Sonora Armory Project Gets Finishing Touches As Owner Plans Exit
Sonora, CA — Trado Restaurant Corporation owner Doug Kennedy says his vision to create a major downtown Sonora attraction has soured as he continues to hone the final details.
After sinking millions into the city’s circa 1940s armory and adjacent Green Street properties that formerly housed Stage 3 Theatre and his Bourbon Barrel restaurant, Kennedy says he has listed the property for sale with Restaurant Exchange in Sacramento.
Snaking orange extension cords, ladders and other contractors’ equipment, still in active use, can be seen inside the highly awaited, nearly complete entertainment complex. Inspections are underway now even as its future ownership is uncertain. Kennedy says his family is also planning to sell their home and a rental property through local realtors and move fulltime to Florida.
In the meantime he shares he will be actively helping to market the complex, confiding he has already heard of some interest from nonlocal people in the restaurant and music industries. While he might not get his full investment back he says, he has the ability to wait it out for a reasonable offer.
Despite Decision, Still Finalizing Finishing Touches
In a phone interview with Clarke Broadcasting, Kennedy, who has been out of the area since June while attending to other various business interests, says that this weekend he will personally view the progress and go over final finishing plans for the restaurant expansion, indoor performance space, retail area and outdoor two-level Green Dog Beer Company beer garden.
A quick tour (view pictures in the image box slideshow) reflects an impressive, meticulously thought-out and no expense spared dining, socializing and live performance space. Kennedy readily admits the completion costs grossly exceed the original budget of the project that has taken well over two years to get to this point.
A gleaming, fully-loaded quarter of a million dollar kitchen sits nearly ready to use. Throughout the entire space, repurposed wood features from old local buildings and hand-picked Americana antiques are cleverly installed; including in the bathrooms, where old license-plates decorate stall doors and the men’s room urinals are made from beer kegs. Huge planters in the biergarten await the installation of mature trees and a plumbed housing cavity awaits a custom water feature. Kennedy notes that artist Judy Grossman is still set to paint a commissioned wall mural of the Green Dog Beer Company logo.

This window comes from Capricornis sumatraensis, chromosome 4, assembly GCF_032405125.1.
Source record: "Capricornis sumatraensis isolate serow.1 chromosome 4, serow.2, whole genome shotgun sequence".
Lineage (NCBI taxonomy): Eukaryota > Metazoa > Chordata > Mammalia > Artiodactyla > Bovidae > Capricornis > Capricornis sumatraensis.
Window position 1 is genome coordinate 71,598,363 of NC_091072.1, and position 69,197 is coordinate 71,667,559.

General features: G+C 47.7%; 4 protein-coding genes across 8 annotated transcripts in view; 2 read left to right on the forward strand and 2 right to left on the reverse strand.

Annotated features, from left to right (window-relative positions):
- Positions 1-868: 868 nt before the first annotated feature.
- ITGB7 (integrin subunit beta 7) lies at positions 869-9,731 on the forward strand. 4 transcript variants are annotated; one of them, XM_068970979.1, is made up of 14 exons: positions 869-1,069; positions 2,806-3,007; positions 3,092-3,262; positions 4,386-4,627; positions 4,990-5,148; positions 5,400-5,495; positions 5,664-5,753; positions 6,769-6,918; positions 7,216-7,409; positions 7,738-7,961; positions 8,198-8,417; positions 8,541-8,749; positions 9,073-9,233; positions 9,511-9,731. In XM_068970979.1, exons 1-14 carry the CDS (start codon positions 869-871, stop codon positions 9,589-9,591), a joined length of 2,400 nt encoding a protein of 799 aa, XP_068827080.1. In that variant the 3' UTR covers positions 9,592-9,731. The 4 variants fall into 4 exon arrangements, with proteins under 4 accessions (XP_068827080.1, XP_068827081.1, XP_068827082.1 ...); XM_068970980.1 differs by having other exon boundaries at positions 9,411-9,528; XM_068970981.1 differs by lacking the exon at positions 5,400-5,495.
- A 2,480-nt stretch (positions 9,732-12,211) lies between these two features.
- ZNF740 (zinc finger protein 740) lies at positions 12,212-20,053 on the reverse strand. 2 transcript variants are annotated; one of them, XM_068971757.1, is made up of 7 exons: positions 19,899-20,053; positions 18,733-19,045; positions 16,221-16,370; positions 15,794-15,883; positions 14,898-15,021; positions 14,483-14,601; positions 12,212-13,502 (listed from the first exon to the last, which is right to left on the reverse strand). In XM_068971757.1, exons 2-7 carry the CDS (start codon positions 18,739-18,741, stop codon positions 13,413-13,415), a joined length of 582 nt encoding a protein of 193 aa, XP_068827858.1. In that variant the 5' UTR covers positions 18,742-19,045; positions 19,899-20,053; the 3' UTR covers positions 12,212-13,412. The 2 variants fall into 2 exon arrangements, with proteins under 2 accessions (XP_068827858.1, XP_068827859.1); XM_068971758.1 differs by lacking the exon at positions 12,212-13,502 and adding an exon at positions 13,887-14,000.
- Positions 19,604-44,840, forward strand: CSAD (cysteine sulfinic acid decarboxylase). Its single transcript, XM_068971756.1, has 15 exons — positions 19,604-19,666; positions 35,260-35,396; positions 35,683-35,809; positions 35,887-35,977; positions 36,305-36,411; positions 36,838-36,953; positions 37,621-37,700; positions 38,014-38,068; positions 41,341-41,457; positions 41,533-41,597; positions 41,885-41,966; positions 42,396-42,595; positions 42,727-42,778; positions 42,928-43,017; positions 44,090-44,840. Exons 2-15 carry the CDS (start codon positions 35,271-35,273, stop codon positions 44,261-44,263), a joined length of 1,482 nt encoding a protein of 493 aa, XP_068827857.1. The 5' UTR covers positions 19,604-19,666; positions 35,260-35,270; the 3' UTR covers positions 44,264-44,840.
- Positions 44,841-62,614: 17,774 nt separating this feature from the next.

It’s ‘An Ideological Issue’
Asked why he is still doggedly determined to pour money into the venue, he replies, “Look, this was never about the [money]…I made the decision on what was right for the facility and to attract the clientele we want to bring to the area.” He says his recent decision to abandon operational plans is based on what he calls an ideological issue that needs to be fixed by the City of Sonora and Tuolumne County. While noting what he calls nearly constant planning obstacles, neighbor complaints and other irksome issues, he blames the city’s move to locate a bus stop by his Trado Restaurant Corporation building — effectively blocking three-quarters of the parking spaces — as the final straw.
Attempting to sum it up, “It really got us to a point where we looked…and said it is clear that the city leadership is not getting the vision of what Sonora could potentially be — and ultimately it has made us decide that we are going to move in a different direction and find somebody else to run the facility,” he states.
“I just don’t think that the City of Sonora has the vision for how they are going to change that downtown area and keep up with the likes of Livermore…Murphys — or other towns in the area that are thriving tourist destinations — and that is something that needs to be addressed on a much bigger level,” he adds.
Not Opposed To Retaining An Interest
Questioned as to how he could leave a practically turn-key business with his heart, money and fingerprints in and all over it, he boasts that that for someone else it will be a “guaranteed home run out of the park” for anyone. That is, he says, as long as they don’t mess it up by providing poor service or bad food. So we query, why not keep a hand in it?
“I am not opposed to anything at this point,” Kennedy says. He adds, “I do think it is better to find somebody else that is capable of taking it on, whether it be from a music standpoint or from a restaurant or even a brewery standpoint…I am not opposed to any opportunity. But I will definitely be looking to find someone to take on the majority ownership.”
And unless somebody steps in before the final flourishes are in and decides to change names, Kennedy says getting the Green Dog mural is just another part of getting the building ready for opening. He shrugs, “If they step in and don’t like dogs — or green dogs — they can have another mural painted and put it on the building.”